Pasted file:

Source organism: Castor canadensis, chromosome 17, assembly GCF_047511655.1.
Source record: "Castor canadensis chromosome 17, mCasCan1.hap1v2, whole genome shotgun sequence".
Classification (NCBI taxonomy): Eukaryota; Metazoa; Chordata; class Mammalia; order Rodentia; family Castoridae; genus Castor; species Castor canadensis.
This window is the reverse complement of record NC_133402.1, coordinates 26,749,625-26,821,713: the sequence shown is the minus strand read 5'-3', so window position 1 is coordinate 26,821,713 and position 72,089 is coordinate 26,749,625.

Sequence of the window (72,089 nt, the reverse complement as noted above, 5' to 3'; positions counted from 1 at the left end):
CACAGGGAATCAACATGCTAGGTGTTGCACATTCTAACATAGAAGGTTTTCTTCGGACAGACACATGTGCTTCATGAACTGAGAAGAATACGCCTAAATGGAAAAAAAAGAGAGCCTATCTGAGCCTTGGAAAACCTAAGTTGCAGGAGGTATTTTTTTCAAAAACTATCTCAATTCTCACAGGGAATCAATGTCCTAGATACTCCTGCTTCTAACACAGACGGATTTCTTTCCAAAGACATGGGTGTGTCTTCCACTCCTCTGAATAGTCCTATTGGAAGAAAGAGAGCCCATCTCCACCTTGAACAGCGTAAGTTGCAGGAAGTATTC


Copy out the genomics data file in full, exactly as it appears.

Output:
Source organism: Castor canadensis, chromosome 17, assembly GCF_047511655.1.
Source record: "Castor canadensis chromosome 17, mCasCan1.hap1v2, whole genome shotgun sequence".
Classification (NCBI taxonomy): Eukaryota; Metazoa; Chordata; class Mammalia; order Rodentia; family Castoridae; genus Castor; species Castor canadensis.
This window is the reverse complement of record NC_133402.1, coordinates 26,749,625-26,821,713: the sequence shown is the minus strand read 5'-3', so window position 1 is coordinate 26,821,713 and position 72,089 is coordinate 26,749,625.

Sequence of the window (72,089 nt, the reverse complement as noted above, 5' to 3'; positions counted from 1 at the left end):
CACAGGGAATCAACATGCTAGGTGTTGCACATTCTAACATAGAAGGTTTTCTTCGGACAGACACATGTGCTTCATGAACTGAGAAGAATACGCCTAAATGGAAAAAAAAGAGAGCCTATCTGAGCCTTGGAAAACCTAAGTTGCAGGAGGTATTTTTTTCAAAAACTATCTCAATTCTCACAGGGAATCAATGTCCTAGATACTCCTGCTTCTAACACAGACGGATTTCTTTCCAAAGACATGGGTGTGTCTTCCACTCCTCTGAATAGTCCTATTGGAAGAAAGAGAGCCCATCTCCACCTTGAACAGCGTAAGTTGCAGGAAGTATTC